Potatoes – Growers should see profitable returns as shrinking supplies bolster open potato prices. Early harvested 2018 potatoes will ride the wave of profitability. However, robust seed sales point to a larger potato crop in 2018, which may weigh on prices in the fall.

Sugar Beets – Slightly profitable returns are predicted for sugar beet growers in the next 12 months. Total domestic sugar use is forecast to increase nearly 2 percent. Favorable weather conditions for processors have resulted in high sucrose-extraction rates and minimal shrink in storage piles. However, increasing imports and production will likely raise ending stocks and limit upside price potential.

Tree Fruit

Apples – Northwest FCS’ 12-month profitability outlook calls for slight profits in the apple industry. The 2017-18 crop is currently 135.7 million, 40-pound boxes, making it the second largest crop on record. Shipments are slower than average due to small-sized fruit, a large crop and a later harvest than the last few years. Slow shipments are pressuring prices down. The federal electronic logging device mandate, which requires truckers to use a certified device to monitor hours of service, is elevating trucking costs.

Cherries – The cherry industry’s 12-month profitability outlook is generally split. Early season cherries are anticipated to be profitable while mid- to late-season cherries are expected to operate near breakeven. Mild December and January weather gave way to cooler temperatures in February, likely slowing a potentially early harvest in the Pacific Northwest. However, an early harvest in California is expected. An early California harvest with good quality will favor early season Northwest cherries. However, as more cherries enter the market in the mid- to late-season, prices will compress.

Pears – Slight profits are forecast for the pear industry in the next 12 months. The 2017-18 fresh crop is 16.4 million, 44-pound boxes. Production is tied for the lowest on record with the 2004-05 crop and is 13.8 percent smaller than the 10-year average. Prices are strong for good-size and quality fruit. However, prices are low for small-sized fruit, which is in abundance.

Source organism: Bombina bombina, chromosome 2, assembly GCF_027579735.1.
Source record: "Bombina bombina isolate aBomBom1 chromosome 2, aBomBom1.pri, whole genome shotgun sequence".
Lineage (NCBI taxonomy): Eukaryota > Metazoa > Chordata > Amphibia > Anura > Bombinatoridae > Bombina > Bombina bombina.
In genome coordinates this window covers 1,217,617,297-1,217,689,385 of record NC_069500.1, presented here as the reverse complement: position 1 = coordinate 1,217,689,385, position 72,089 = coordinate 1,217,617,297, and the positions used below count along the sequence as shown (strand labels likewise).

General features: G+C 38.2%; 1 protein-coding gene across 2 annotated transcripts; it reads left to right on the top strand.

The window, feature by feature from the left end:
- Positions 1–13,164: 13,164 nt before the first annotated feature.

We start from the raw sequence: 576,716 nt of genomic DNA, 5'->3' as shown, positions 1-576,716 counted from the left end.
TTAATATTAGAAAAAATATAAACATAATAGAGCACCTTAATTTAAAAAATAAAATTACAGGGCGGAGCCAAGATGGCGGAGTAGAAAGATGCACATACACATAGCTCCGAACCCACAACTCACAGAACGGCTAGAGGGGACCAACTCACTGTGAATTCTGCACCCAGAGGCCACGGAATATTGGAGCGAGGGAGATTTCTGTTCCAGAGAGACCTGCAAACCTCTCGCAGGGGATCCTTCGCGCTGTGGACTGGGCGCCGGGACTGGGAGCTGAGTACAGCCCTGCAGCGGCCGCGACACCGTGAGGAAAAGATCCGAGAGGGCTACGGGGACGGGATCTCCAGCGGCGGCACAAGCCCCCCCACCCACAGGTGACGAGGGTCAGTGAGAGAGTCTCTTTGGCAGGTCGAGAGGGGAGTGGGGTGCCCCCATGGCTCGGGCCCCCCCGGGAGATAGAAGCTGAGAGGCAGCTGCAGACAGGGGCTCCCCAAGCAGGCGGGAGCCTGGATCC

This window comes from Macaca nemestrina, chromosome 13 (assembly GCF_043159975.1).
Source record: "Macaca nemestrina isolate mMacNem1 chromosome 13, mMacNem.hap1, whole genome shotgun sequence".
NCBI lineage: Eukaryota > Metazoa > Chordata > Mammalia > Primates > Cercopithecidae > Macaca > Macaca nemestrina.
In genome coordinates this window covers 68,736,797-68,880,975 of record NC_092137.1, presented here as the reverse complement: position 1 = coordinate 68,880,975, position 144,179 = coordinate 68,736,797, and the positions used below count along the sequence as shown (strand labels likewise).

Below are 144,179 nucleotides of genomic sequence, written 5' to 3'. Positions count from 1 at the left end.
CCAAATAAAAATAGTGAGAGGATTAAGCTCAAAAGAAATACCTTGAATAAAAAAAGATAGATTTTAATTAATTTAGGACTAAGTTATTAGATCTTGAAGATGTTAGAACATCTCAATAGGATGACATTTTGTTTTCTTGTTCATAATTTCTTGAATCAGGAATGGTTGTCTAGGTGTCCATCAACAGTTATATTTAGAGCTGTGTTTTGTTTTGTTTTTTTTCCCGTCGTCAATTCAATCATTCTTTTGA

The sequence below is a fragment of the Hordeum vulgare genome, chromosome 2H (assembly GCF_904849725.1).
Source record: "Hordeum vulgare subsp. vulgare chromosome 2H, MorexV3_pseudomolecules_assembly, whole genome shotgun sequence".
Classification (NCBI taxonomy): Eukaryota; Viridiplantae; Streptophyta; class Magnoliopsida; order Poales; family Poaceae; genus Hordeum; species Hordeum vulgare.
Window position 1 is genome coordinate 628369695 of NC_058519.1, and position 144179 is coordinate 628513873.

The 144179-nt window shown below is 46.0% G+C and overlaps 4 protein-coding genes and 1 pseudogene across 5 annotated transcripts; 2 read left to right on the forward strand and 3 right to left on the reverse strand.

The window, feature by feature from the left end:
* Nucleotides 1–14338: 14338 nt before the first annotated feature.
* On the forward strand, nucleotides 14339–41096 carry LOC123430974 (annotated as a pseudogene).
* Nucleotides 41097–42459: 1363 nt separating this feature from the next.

Wheat and Pulse Crops – The wheat industry may see slight profitability through the next 12 months. While global supplies continue to grow, U.S. wheat production is projected 25 percent lower. Lower production may provide price support into the 2018-19 crop year. The USDA’s 2017-18 season-average farm price for all-wheat is projected at $4.60 to $4.70 per bushel, just above the cost of production.

Wine-Vineyard – 2017 grape tonnage for Oregon, Washington and California is strong. Washington tied the second-largest tonnage on its record with 227,000 tons. Oregon is expected to set a record with early reports coming in at 85,000 to 90,000 tons. California’s 4 million tons is similar to last year, down less than 1 percent. Ample supplies have led to excess bulk supply. Although direct-to-consumer sales growth remains strong, growth is expected to plateau and competition remains stiff.

Other industry reports available from Northwest FCS:   CornCrop InputsEthanolLand Values and  Soybeans.

About Northwest Farm Credit Services
Northwest FCS is an $11 billion financial cooperative providing financing and related services to farmers, ranchers, agribusinesses, commercial fishermen, timber producers, rural homeowners and crop insurance customers in Montana, Idaho, Oregon, Washington and Alaska. Northwest FCS is a member of the nationwide Farm Credit System that supports agriculture and rural communities with reliable, consistent credit and financial services.


Deb Strohmaier, Communications Specialist